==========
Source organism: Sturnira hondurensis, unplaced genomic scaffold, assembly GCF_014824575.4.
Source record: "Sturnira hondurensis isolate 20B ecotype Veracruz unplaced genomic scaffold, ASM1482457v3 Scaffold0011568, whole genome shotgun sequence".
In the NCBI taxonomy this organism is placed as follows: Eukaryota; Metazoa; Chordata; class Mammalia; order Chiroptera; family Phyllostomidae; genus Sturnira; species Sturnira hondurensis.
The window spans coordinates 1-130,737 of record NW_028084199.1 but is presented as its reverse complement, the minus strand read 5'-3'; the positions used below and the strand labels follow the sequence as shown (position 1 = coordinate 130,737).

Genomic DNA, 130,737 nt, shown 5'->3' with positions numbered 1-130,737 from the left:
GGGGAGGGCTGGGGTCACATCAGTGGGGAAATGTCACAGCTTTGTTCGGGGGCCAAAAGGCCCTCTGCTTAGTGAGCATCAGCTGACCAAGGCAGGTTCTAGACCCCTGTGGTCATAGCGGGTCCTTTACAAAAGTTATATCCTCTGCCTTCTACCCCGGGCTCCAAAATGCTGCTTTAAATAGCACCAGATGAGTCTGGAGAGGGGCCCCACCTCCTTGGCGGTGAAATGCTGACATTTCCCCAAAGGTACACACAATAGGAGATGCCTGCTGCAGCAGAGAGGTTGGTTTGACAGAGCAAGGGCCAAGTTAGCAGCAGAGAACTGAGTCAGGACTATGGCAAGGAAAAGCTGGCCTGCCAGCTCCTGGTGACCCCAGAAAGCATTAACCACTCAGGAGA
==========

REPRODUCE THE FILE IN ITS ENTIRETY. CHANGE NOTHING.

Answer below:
Source organism: Sturnira hondurensis, unplaced genomic scaffold, assembly GCF_014824575.4.
Source record: "Sturnira hondurensis isolate 20B ecotype Veracruz unplaced genomic scaffold, ASM1482457v3 Scaffold0011568, whole genome shotgun sequence".
In the NCBI taxonomy this organism is placed as follows: Eukaryota; Metazoa; Chordata; class Mammalia; order Chiroptera; family Phyllostomidae; genus Sturnira; species Sturnira hondurensis.
The window spans coordinates 1-130,737 of record NW_028084199.1 but is presented as its reverse complement, the minus strand read 5'-3'; the positions used below and the strand labels follow the sequence as shown (position 1 = coordinate 130,737).

Genomic DNA, 130,737 nt, shown 5'->3' with positions numbered 1-130,737 from the left:
GGGGAGGGCTGGGGTCACATCAGTGGGGAAATGTCACAGCTTTGTTCGGGGGCCAAAAGGCCCTCTGCTTAGTGAGCATCAGCTGACCAAGGCAGGTTCTAGACCCCTGTGGTCATAGCGGGTCCTTTACAAAAGTTATATCCTCTGCCTTCTACCCCGGGCTCCAAAATGCTGCTTTAAATAGCACCAGATGAGTCTGGAGAGGGGCCCCACCTCCTTGGCGGTGAAATGCTGACATTTCCCCAAAGGTACACACAATAGGAGATGCCTGCTGCAGCAGAGAGGTTGGTTTGACAGAGCAAGGGCCAAGTTAGCAGCAGAGAACTGAGTCAGGACTATGGCAAGGAAAAGCTGGCCTGCCAGCTCCTGGTGACCCCAGAAAGCATTAACCACTCAGGAGA